By Yantoultra Ngui
SINGAPORE (Reuters) – From India to Singapore, Asia is seeing a boom in private credit funds looking to tap into demand mainly from startups that are moving away from raising equity capital at a sharp discount to their valuations, known as ‘down round’ in the industry.
At least $2.5 billion in new private credit funds have been launched or planned in the first half of this year targeting startups in a handful of Asian markets, according Reuters calculations based on reported deals and funds interviewed.
The hectic pace of activity comes after private credit funds targeting Asia jumped 76% last year to a record $11.2 billion, driven by both regional and India-dedicated strategies, according to Global Private Capital Association.
Industry watchers say the trend is likely to pick up momentum in the second half of the year as many financial investors take a hard look at traditional equity funding of startups because of global economic and market challenges, and instead increasingly set their sights on private credit funds.
The funds expected to be launched soon include a $1.5 billion fund by Singapore’s SeaTown, $150 million India-focused fund by Modulus Alternatives and $200 million Southeast Asia fund by Europe’s 21yield, a source and company executives said.
To be sure, private credit isn’t cheap, but this funding route has less stringent conditions attached to it than banks and offer an alternative to startups keen to avoid having their valuations scaled back sharply by down rounds.
The upswing in private credit activity in Asia follows a similar trend in the United States where such funds are eyeing fresh opportunities from a potential borrowing squeeze as battered regional banks tighten lending after the turmoil in the sector.
Private debt capital raised in North America totalled $150.1 billon last year, a tripling from $49.2 billion in 2012, according to research firm PitchBook, highlighting the growth opportunity in Asia in this space.
Several major investment and private equity firms are also foraying into the private credit market to fill the chasm created in tech funding, especially debt financing, by the collapse of Silicon Valley Bank in March.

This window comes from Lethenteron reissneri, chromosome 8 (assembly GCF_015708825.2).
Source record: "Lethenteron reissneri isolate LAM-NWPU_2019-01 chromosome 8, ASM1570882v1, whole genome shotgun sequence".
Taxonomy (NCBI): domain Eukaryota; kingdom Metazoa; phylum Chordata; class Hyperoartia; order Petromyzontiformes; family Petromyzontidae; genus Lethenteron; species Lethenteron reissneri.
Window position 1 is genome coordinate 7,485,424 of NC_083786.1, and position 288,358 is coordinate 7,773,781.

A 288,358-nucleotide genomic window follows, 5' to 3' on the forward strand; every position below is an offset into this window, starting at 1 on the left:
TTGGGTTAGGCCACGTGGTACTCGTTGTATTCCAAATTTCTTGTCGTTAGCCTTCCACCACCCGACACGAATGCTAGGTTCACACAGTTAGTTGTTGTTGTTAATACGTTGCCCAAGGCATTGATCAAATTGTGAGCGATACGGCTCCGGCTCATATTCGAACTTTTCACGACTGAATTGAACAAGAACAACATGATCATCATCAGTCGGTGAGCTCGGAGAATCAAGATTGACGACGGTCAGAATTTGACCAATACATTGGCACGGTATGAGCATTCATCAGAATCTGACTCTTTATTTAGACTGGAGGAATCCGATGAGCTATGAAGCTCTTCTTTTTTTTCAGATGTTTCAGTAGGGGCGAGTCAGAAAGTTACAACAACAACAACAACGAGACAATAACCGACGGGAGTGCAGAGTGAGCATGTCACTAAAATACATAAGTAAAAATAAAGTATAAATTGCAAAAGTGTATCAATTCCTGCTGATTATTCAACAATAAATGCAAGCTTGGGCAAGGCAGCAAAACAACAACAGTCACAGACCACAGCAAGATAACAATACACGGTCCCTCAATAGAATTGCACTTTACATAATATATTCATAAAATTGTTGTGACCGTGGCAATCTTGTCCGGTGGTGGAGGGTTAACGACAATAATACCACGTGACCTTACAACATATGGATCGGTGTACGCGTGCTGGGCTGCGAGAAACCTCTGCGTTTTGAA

“With the IPO market likely to stay frozen for some time and monetary policy to remain tight … the relative attractiveness of private debt funds will remain high for borrowers,” Nicholas Mairone, analyst at Preqin, said.
As large global sponsors continue to invest into multi-billion dollar Asia-focused credit funds such as Apollo, Blackstone and KKR, the Asian private credit industry is set for further boom, Robert Wright, partner in law firm Baker McKenzie, said.
In comparison, private equity (PE) deals in the Asia-Pacific region excluding Japan has continued on a downward trajectory from last year, as the markets downturn has led to a plunge in startup valuations and dashed hopes of blockbuster listings.
PE-backed deals totalled $66 billion in the first half, down 21% year on year, Refinitiv data showed.
SeaTown declined to comment on it fundraising plan, while Modulus’ chief investment officer Rakshat Kapoor said there was good demand for growth as well as replacement capital for mid-size companies with “decent” credit profile.
Referring to its own Southeast Asia-focused private credit fundraising plan, Camille Krejci, CEO at 21yield, said there was a huge financing gap for smaller companies such as startups in Asia.
The largest regional private credit funds over the past year have been raised by the likes of Hong Kong-based PAG, Bain Capital, India’s Kotak Mahindra Bank, and Hong Kong’s ADM Capital.
SoftBank Investment Advisers, which manages two Vision Funds, is exploring launching a private credit strategy that provides debt or debt-like structured financing for late-stage tech startups, Reuters reported last month.
The string of new private credit funds come against the backdrop of startups facing the threat of having down rounds. Asian startups have seen their valuations sky-rocketing in the last few years as marquee equity investors vied to fund them.
Dutch-listed technology investor Prosus NV has slashed the valuation of troubled Indian edtech startup Byju’s to $5.1 billion according to its annual report, a fall of more than 75% from the startup’s $22 billion valuation last year.
“There is still a stigma attached to a down round and founders and investors are … looking at alternative financing options,” said Parthiv Rishi, a partner at law firm Sidley Austin.
Nevertheless, alternative financing such as private credit does not come cheap, industry experts warned. Private credit firms usually arrange loans, with assets secured, on a floating rate basis.
“These financing also come with strings attached such as fairly strict covenants on how the company can operate, and this might not be appropriate for certain growth stage companies,” said Siew Kam Boon, partner at law firm Dechert.
“Interest rates is also on the rise and companies might also need to provide equity sweeteners.”
(Reporting by Yantoultra Ngui; Editing by Sumeet Chatterjee & Shri Navaratnam)
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